If you’re looking for a red wine accompaniment, try looking for a variety lighter in body and overall style. Beaujolais, Pinot Noir and Spain’s Tempranillo grape exhibit subtle tannins and an easier going pairing profile that works well with ham.

Beef – opt for a bold red

Undoubtedly, red wine is the perfect pairing for beef. A large variety of reds work with this meat due to its richness and gamey flavour. A bold Cabernet Sauvignon, a rustic Tempranillo or a Barbaresco are just some of the wines that would be perfect for your Christmas dinner. These varieties are strong enough to mix and mingle with the bold flavours of the red meat, while also bringing out subtle nuances of beef.

Duck – red or white

When it comes to pairing wine with duck, be aware of the special features of the meat. While it is strong like beef, it also has a unique, fatty profile and an intense gaminess. A red is usually the best option if you are roasting, smoking or braising the duck. To pair with this, try using a red wine from Burgundy or Bordeaux.

If you’re serving your duck with a fruit-based sauce, try opting for a white. This means the sauce will not be competing with your wine choice and the wine will cleanse your palate to prevent an overwhelming sweetness. Gewurztraminer, Riesling, and Sauternes wines all work well with fruit-based duck dishes.

Christmas is a time to celebrate and come together. Whether you’re trying something new with your meal or sticking to a classic choice, always choose a wine you’ll enjoy. No matter what meat you choose for Christmas dinner, there’s a wine for your table.

Top Wine Pairings for Your Christmas Desserts

Christmas is a time for indulgence, meaning there’s always room for a dessert. The variety of sweet treats this time of year is endless. This is an Ideal Wine guide to pairing your dessert and wine this festive season!

Ideal Wine Company christmas desserts and wine
Here are our top wine pairings for your Christmas desserts.

Shiraz – works well with gingerbread and caramel

Originating in south-eastern France, this dark skinned red grape produces a full-bodied wine. With fruit flavours of blackberry and blueberry and notes of vanilla and allspice, this is usually an oaky choice. The spiciness of this red wine works well with cinnamon, ginger, caramel or nuts, making a versatile choice. Try pairing this wine with a seasonal classic, gingerbread. The versatile notes in the wine will complement and bolster the spice heavy dessert. Alternatively, this wine works well with caramel based offerings, so would work well with any Christmas chocolates you enjoy this season!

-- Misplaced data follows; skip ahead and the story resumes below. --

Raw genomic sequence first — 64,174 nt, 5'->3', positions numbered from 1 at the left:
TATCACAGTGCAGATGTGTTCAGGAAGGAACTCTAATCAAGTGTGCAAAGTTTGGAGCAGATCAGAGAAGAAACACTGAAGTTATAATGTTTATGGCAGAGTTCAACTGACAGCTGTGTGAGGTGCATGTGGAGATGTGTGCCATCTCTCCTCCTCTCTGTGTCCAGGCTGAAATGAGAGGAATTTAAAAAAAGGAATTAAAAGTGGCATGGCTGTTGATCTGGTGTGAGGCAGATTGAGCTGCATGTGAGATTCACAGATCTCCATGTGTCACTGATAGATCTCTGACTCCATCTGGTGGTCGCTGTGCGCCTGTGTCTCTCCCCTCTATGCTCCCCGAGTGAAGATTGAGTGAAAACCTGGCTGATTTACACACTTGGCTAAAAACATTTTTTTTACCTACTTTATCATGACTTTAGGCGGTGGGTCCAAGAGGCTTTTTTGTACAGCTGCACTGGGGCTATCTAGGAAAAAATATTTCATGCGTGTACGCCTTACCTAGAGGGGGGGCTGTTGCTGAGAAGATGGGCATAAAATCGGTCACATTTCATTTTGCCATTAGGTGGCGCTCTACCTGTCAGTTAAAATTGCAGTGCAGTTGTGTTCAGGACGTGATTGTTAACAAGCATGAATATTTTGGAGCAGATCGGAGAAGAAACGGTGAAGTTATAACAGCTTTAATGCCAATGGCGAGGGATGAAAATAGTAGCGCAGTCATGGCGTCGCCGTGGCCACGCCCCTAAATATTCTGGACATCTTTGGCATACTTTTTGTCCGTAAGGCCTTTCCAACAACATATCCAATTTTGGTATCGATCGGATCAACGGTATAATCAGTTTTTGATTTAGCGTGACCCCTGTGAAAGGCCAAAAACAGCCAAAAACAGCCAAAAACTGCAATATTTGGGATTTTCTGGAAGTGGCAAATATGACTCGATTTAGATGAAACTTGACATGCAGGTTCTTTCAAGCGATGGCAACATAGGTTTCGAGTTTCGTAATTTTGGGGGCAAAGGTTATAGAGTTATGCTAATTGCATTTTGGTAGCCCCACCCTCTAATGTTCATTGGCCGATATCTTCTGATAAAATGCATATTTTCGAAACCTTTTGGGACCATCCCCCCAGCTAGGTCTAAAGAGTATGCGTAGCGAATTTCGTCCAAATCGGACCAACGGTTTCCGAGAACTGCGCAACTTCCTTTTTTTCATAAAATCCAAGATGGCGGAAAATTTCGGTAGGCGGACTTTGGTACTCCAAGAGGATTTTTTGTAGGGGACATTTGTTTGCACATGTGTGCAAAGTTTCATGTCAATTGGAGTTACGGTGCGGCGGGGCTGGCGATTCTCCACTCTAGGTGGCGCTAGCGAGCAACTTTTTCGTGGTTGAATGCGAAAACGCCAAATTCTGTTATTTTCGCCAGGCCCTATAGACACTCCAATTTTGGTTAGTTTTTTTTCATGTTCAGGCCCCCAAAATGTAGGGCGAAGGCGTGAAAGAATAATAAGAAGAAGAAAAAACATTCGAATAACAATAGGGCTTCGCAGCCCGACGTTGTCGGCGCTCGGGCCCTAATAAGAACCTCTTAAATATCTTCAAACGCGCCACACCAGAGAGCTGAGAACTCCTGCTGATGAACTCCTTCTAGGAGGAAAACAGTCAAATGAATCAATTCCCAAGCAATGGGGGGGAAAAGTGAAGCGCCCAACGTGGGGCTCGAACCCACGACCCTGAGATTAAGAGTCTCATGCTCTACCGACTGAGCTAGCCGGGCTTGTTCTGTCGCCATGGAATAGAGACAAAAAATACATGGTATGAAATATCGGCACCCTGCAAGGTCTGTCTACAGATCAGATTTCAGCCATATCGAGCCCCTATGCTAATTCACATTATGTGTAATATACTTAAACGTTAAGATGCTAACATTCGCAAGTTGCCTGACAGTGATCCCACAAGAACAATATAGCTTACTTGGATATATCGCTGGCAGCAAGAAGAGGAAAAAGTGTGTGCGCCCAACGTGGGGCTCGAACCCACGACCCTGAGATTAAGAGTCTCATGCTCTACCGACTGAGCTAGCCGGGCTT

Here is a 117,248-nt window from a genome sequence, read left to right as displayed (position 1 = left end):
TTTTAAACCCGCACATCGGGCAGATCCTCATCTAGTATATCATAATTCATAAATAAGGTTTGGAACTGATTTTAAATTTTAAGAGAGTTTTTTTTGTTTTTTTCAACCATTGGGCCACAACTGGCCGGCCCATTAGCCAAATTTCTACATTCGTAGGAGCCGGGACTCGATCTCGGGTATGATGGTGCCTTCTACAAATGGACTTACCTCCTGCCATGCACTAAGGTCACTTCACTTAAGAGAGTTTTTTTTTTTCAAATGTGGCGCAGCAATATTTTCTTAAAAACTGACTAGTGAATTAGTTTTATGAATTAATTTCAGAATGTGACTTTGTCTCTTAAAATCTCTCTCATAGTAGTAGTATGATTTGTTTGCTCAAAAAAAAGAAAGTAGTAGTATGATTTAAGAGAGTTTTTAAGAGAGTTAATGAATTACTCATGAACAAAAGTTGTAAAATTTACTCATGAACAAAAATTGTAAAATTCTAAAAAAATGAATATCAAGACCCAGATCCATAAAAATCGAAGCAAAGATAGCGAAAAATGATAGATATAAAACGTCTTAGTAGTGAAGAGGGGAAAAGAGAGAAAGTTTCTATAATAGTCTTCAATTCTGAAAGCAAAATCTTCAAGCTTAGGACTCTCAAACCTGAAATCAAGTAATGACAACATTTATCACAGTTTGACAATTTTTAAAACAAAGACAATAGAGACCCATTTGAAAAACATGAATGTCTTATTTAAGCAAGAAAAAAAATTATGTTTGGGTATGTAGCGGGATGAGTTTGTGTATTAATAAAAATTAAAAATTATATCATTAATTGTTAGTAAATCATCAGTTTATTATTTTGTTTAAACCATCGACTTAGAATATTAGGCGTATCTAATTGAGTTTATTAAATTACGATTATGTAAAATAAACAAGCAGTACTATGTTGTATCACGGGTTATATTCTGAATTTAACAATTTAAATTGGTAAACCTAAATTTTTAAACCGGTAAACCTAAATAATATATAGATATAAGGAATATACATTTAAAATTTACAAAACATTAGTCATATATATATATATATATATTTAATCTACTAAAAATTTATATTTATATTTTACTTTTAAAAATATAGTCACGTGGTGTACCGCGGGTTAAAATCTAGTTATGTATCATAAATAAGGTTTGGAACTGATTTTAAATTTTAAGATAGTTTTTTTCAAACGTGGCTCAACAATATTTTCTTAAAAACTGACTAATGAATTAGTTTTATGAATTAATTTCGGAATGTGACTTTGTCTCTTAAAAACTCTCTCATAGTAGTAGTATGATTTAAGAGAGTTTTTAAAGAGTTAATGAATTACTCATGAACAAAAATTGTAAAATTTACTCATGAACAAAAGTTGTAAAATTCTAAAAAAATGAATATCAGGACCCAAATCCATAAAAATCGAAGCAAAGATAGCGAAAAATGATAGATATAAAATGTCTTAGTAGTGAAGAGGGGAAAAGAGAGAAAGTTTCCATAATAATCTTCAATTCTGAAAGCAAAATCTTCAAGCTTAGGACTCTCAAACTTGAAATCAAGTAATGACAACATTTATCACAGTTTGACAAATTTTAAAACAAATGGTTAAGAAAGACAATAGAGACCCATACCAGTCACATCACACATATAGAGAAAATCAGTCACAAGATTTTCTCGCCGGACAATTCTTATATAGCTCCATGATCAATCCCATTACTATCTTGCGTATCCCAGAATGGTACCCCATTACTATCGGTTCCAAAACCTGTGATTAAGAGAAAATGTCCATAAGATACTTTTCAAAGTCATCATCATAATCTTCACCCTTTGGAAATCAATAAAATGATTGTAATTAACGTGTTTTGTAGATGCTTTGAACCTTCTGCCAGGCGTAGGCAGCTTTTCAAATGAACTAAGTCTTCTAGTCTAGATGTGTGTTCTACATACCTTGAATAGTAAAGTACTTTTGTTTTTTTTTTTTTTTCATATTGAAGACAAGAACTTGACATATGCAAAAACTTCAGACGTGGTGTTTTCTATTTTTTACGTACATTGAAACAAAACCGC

Pinot Noir – a perfect pairing with chocolate desserts

When pairing wine and desserts, a commonly accepted rule is ‘the darker the pudding, the darker the grape’. If you’re serving chocolate, it’s a good idea to follow this rule and pair with a dark red wine. Pinot Noir works particularly well with chocolate, as the sweet flavours of red cherries, raspberries and strawberries bring balance. Counteracting the richness of the chocolate, the fruitiness of the wine provides the perfect natural sweetness. If you’re serving a yule log this season, Pinot Noir is a classic go to.

Riesling – ideal for fruity desserts

If you’re looking to serve a lighter and fruity option, a Riesling would be a great match. This wine pairs well with fruit such as pears, apples or peaches. This light white wine is refreshing and crisp, making a welcome break from the heavy fares usually served at Christmas. Try serving this with tarte tatin, as the acidity of the wine will cut through the potentially overwhelming sweetness. A perfect choice for a non-traditional Christmas serving.

Muscat – compliments creamy desserts

Muscat wine naturally has a pronounced sweet and floral flavour. With many varieties to choose from, from a dry bubbly wine to a sweet dessert wine, this grape pairs well with creamy textures. Working particularly well with the flavours of Greek yoghurt, cream cheese or anything cream based, it could easily compliment a cheesecake or yoghurt based pudding. As it works well with creamy offerings, try serving Muscat with a soft cheese board. From brie to camembert, this wine will balance the richness with a soft sweetness that won’t overpower.

What do I pair with Christmas pudding?

When it comes to the showstopper of Christmas desserts, it can be difficult to know what wine to serve. With so many flavours to compliment, look at what elements make up your pudding. Some are much darker and stickier than others, presenting you with two real options for serving. Either embrace the intensity of the dessert and serve something equally dark, such as a Pinot Noir. The fruity flavours are sure to find an equal in the dessert. Alternatively, try something light and fresher for contrast. Look for a Muscat with notes of orange or apricot. This will lift the dessert and counteract the richness of the pudding.

When it comes to desserts, sweet is not the only option. Find a glass that you enjoy and stick to basic rules of serving. Find a wine with complimentary notes to your dessert and bear in mind the darkness of the dessert and grape.